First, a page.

“‘The 20th day of July, in the year 1453, that honourable and noble man Enguerrand de Monstrelet, esquire, governor of Cambray, and bailiff of Wallaincourt, departed this life, and was buried at the Cordeliers of Cambray, according to his desire. He was carried thither on a bier covered with a mat, clothed in the frock of a Cordelier friar, his face uncovered : six flambeaux and three chirons, each weighing three-quarters of a pound, were around the bier, whereon was a sheet thrown oper the Cordelier frock. Il fut mez de bas, and was a very honourable and peaceable man. He chronicled the wars which took place in his time in France, Artois, Picardy, England, Flanders, and those of the Gantois against their lord duke Philip. He died fifteen or sixteen days before peace was concluded, which took place toward the end of July, in the year 1453."
“I shall observe, by the way, that the person who drew up this register assigns two different dates for the death of Monstrelet, and in this he has been followed by John le Robert. Both of them say, that Monstrelet died on the 20th of July; and, a few lines farther, add, that he died about sixteen days before peace was concluded between duke Philip and Ghent, which was signed about the end of the month : it was, in fact, concluded on the 31st. Now, from twenty to thirty-one, we can only reckon eleven days; and I therefore think, that one of these dates must mean the day of his death, and the other that of his funeral;—namely, that Monstrelet died on the 15th and was buried on the 20th. The precise date of his death is, however, of little importance: it is enough for us to be assured that it took place in the month of July, in 1453, and consequently that the thirteen last years of his history, printed under his name, cannot have been written by him. I shall examine this first continuation of his history, and endeavour to ascertain the time when Monstrelet ceased to write;—and likewise attempt to discover whether, during the years immediately preceding his death, some things have not been inserted that do not belong to him.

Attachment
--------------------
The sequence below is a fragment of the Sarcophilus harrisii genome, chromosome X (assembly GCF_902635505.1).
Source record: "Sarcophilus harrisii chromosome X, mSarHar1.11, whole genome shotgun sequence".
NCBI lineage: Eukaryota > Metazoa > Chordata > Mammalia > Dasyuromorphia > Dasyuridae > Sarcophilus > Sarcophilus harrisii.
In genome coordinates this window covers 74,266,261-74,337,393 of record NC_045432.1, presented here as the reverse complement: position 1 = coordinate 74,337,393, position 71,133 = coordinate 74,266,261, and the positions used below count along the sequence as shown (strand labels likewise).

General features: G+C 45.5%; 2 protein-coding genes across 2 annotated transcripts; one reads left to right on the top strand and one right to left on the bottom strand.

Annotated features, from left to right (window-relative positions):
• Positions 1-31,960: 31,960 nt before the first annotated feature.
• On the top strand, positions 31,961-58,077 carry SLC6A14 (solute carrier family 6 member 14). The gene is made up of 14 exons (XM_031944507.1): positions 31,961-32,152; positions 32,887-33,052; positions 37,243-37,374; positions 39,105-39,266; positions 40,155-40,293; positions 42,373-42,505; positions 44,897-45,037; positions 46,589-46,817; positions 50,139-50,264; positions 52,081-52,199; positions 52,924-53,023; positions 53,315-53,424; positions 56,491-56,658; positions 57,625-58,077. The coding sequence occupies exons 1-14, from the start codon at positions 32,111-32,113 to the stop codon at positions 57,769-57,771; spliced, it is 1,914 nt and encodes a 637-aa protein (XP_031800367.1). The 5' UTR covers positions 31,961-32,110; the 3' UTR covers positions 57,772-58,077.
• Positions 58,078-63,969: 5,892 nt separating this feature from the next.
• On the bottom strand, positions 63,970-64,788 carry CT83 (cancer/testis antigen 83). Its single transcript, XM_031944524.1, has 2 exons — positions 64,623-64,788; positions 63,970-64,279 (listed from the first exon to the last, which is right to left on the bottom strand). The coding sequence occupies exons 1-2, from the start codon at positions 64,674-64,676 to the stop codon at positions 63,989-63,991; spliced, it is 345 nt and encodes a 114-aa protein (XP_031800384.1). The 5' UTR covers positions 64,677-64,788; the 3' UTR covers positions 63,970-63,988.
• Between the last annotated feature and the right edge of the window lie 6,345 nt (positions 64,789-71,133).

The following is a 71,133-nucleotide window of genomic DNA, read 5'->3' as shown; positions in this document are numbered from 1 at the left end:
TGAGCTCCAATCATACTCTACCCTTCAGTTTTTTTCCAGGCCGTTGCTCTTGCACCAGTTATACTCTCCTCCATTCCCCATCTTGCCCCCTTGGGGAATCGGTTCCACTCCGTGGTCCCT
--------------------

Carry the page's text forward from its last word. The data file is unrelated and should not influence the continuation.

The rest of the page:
* “This extract was published by M. Villaret in the xiith vol. of his ‘Histoire de France, cdition in 12mo, p. 119.” * “The text of Monstrelet is Páques Communiaur. p. 224. It is a receipt from Anthony de Waevrans,